Promoted to field marshal on 31 January 1735,[9] Campbell was stripped of his post as Master-General of the Ordnance and the colonelcy of the Royal Horse Guards for opposing the Government in 1740.[10] However he was restored to his post as Master-General of the Ordnance in February 1741[11] and restored to his colonelcy a few days later.[12]

Campbell died at Sudbrook Park, Petersham on 4 October 1743 and was buried in Westminster Abbey; his grave is marked by a small lozenge stone to the north east of Henry VII's tomb. A large monument, designed by the French sculptor, Louis-François Roubiliac, was erected for him in the south transept and unveiled in 1749.[1]

The Battle of Sheriffmuir where Campbell led the government army

Family[edit]

Campbell married first, Mary Brown, daughter of John Brown and Ursula Duncombe, in 1701: they separated soon after the marriage and she died in 1717 and was buried in Westminster Abbey.[1] He married secondly, Jane Warburton, daughter of Thomas Warburton and Anne Williams and maid of honour to Queen Anne, in 1717: Jane died in 1767 and was buried with him in Westminster Abbey. He had four daughters who reached maturity: Caroline Townshend, 1st Baroness Greenwich, Lady Elizabeth Campbell, Lady Anne Campbell and Lady Mary Coke.[13]

References[edit]

  1. ^ a b c d "John Campbell, 2nd Duke of Argyll". Westminster Abbey. Retrieved 27 July 2014. 
  2. ^ a b c "John Campbell, 2nd Duke of Argyll". Oxford Dictionary of National Biography. Retrieved 27 July 2014. 
  3. ^ a b c Heathcote, p.71
  4. ^ a b c d e f g h i j k Heathcote, p. 72
  5. ^ The London Gazette: no. 6378. p. 1. 1 June 1725. Retrieved 29 July 2014.
  6. ^ The London Gazette: no. 6506. p. 1. 23 August 1726. Retrieved 29 July 2014.
  7. ^ The London Gazette: no. 6932. p. 1. 3 November 1730. Retrieved 29 July 2014.
  8. ^ The London Gazette: no. 7219. p. 3. 4 August 1733. Retrieved 29 July 2014.
  9. ^ The London Gazette: no. 7476. p. 1. 27 January 1735. Retrieved 29 July 2014.
  10. ^ Heathcote, p. 73
  11. ^ The London Gazette: no. 8094. p. 2. 16 February 1741. Retrieved 29 July 2014.
  12. ^ The London Gazette: no. 8096. p. 7. 23 February 1741. Retrieved 29 July 2014.
  13. ^ Mosley, p. 607

Sources[edit]

  • Heathcote, Tony (1999). The British Field Marshals 1736-1997. Pen & Sword Books Ltd. ISBN 0-85052-696-5. 
  • Mosley, Charles (2003). Burke's Peerage, Baronetage & Knightage, 107th edition, Volume I. Burke's Peerage (Genealogical Books). ISBN 978-0971196629.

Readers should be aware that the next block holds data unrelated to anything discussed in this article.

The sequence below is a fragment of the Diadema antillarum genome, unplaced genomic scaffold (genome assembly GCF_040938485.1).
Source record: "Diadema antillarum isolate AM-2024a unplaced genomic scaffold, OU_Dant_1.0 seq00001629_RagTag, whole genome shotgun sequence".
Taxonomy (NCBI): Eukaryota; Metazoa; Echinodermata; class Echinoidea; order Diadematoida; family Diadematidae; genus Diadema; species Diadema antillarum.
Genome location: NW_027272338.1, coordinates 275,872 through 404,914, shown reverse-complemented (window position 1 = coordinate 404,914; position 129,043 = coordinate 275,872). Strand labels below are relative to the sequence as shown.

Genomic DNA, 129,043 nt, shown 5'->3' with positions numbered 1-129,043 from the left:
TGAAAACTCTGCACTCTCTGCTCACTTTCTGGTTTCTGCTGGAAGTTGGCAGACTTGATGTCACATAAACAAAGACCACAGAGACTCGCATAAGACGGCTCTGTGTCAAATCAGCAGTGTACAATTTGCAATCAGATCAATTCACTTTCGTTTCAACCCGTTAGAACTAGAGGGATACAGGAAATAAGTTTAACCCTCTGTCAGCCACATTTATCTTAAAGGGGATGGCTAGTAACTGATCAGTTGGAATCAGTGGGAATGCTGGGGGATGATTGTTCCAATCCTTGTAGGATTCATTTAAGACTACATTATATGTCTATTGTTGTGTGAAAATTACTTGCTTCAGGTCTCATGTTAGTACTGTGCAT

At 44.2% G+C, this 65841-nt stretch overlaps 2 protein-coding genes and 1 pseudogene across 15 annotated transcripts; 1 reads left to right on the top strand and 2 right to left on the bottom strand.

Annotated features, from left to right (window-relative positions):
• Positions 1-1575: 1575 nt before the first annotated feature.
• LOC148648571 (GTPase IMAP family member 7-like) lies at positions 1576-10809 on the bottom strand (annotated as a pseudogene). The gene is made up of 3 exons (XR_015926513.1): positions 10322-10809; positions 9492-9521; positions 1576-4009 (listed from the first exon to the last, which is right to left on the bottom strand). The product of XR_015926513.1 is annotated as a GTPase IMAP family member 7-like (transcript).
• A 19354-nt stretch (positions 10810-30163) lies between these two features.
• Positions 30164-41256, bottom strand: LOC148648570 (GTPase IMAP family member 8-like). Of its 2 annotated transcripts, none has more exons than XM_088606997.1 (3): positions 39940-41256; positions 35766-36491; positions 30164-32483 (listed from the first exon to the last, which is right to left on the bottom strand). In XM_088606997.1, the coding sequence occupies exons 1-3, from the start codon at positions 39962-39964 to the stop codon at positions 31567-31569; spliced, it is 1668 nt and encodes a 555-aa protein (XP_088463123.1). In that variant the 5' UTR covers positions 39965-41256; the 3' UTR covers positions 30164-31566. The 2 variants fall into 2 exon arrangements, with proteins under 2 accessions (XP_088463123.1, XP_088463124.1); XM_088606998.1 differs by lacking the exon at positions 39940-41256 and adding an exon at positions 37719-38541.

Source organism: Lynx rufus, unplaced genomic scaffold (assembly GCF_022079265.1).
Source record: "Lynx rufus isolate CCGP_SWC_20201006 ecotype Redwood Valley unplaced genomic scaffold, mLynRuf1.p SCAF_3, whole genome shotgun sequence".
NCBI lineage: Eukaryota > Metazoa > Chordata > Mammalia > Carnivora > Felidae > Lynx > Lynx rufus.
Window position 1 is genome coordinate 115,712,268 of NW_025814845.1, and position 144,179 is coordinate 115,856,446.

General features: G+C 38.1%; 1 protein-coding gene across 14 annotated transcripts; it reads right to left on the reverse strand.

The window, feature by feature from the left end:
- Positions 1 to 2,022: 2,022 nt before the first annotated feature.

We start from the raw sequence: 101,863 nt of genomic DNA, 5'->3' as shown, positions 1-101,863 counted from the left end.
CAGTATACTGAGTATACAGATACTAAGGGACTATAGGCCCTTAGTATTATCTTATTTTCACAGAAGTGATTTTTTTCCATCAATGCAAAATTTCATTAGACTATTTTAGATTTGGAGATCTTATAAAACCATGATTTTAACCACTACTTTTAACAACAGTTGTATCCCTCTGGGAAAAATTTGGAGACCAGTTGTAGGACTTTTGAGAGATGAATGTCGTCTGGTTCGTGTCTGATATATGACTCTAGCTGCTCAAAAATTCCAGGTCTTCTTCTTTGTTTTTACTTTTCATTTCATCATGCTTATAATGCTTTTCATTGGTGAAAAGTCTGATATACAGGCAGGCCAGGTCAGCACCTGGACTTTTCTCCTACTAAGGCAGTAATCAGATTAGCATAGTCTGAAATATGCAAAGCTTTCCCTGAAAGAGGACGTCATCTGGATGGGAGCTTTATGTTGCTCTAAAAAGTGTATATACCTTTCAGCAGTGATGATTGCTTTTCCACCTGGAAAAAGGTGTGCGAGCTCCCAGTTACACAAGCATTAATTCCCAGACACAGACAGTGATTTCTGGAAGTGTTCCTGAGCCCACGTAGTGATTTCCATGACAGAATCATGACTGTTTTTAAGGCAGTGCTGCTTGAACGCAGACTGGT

External links[edit]

Parliament of Scotland
Preceded by
The Marquess of Tweeddale
Lord High Commissioner
1705–1706
Succeeded by
The Duke of Queensberry
Political offices
Preceded by
The Duke of Kent
Lord Steward
1718–1725
Succeeded by
The Duke of Dorset
Military offices
Preceded by
The Duke of Argyll
Colonel of Lord Lorne's Regiment of Foot
1694–1689
Regiment disbanded
Colonel of the 4th Troop of Horse Guards
1703–1715
Succeeded by
The Earl of Dundonald
Preceded by
Lord Strathnaver
Colonel of The Duke of Argyll's Regiment of Foot
1703–1707
Succeeded by
Marquess of Tullibardine
Preceded by
Thomas Stringer
Colonel of The Duke of Argyll's Regiment of Foot
1706–1707
Succeeded by
The Earl of Orrery
Preceded by
Charles Churchill
Colonel of Prince George of Denmark's Regiment
1707–1711
Succeeded by
John Selwyn
Preceded by
The Earl of Peterborough
Colonel of the Royal Horse Guards
1715–1717
Succeeded by
The Duke of Bolton
Preceded by
The Lord Londonderry
Colonel of The Queen's Regiment of Horse
1726–1733
Succeeded by
William Evans
Preceded by
The Duke of Bolton
Colonel of the Royal Horse Guards
1733–1740
Succeeded by
Lord Seymour
Preceded by
Earl of Hertford
Colonel of the Royal Horse Guards
1741–1742
Succeeded by
Earl of Hertford
Preceded by
The Earl of Portmore
Commander-in-Chief, Scotland
1712–1716
Succeeded by
Baron Carpenter
Preceded by
The Earl Cadogan
Master-General of the Ordnance
1725–1740
Succeeded by
The Duke of Montagu
Preceded by
George MacCartney
Governor of Portsmouth
1730–1737
Succeeded by
The Viscount Shannon
Preceded by
The Duke of Montagu
Master-General of the Ordnance
1741–1742
Succeeded by
The Duke of Montagu
Honorary titles
Preceded by
The Earl of Halifax
Lord Lieutenant of Surrey
1715–1716
Succeeded by
The Lord Onslow
Peerage of Scotland
Preceded by
Archibald Campbell
Duke of Argyll
1703–1743
Succeeded by
Archibald Campbell
Peerage of Great Britain
New creation Duke of Greenwich
1719–1743
Extinct
Peerage of England
New creation Earl of Greenwich
1705–1743
Extinct